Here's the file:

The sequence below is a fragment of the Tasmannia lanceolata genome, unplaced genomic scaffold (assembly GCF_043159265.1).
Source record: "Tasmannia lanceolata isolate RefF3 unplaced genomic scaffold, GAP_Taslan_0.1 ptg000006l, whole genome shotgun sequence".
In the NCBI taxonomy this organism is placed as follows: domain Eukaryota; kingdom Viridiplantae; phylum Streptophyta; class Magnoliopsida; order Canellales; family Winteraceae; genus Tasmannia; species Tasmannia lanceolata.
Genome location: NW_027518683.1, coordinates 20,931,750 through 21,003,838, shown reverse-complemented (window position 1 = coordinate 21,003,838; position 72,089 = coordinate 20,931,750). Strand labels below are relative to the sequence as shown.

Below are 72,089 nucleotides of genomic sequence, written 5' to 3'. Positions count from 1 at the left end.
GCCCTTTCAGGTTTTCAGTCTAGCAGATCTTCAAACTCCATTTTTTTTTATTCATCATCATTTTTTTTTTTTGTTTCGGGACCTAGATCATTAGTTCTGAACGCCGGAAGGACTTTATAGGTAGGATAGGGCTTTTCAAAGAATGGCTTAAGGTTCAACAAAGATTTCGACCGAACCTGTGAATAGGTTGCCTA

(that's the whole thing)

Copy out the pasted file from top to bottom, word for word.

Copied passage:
The sequence below is a fragment of the Tasmannia lanceolata genome, unplaced genomic scaffold (assembly GCF_043159265.1).
Source record: "Tasmannia lanceolata isolate RefF3 unplaced genomic scaffold, GAP_Taslan_0.1 ptg000006l, whole genome shotgun sequence".
In the NCBI taxonomy this organism is placed as follows: domain Eukaryota; kingdom Viridiplantae; phylum Streptophyta; class Magnoliopsida; order Canellales; family Winteraceae; genus Tasmannia; species Tasmannia lanceolata.
Genome location: NW_027518683.1, coordinates 20,931,750 through 21,003,838, shown reverse-complemented (window position 1 = coordinate 21,003,838; position 72,089 = coordinate 20,931,750). Strand labels below are relative to the sequence as shown.

Below are 72,089 nucleotides of genomic sequence, written 5' to 3'. Positions count from 1 at the left end.
GCCCTTTCAGGTTTTCAGTCTAGCAGATCTTCAAACTCCATTTTTTTTTATTCATCATCATTTTTTTTTTTTGTTTCGGGACCTAGATCATTAGTTCTGAACGCCGGAAGGACTTTATAGGTAGGATAGGGCTTTTCAAAGAATGGCTTAAGGTTCAACAAAGATTTCGACCGAACCTGTGAATAGGTTGCCTA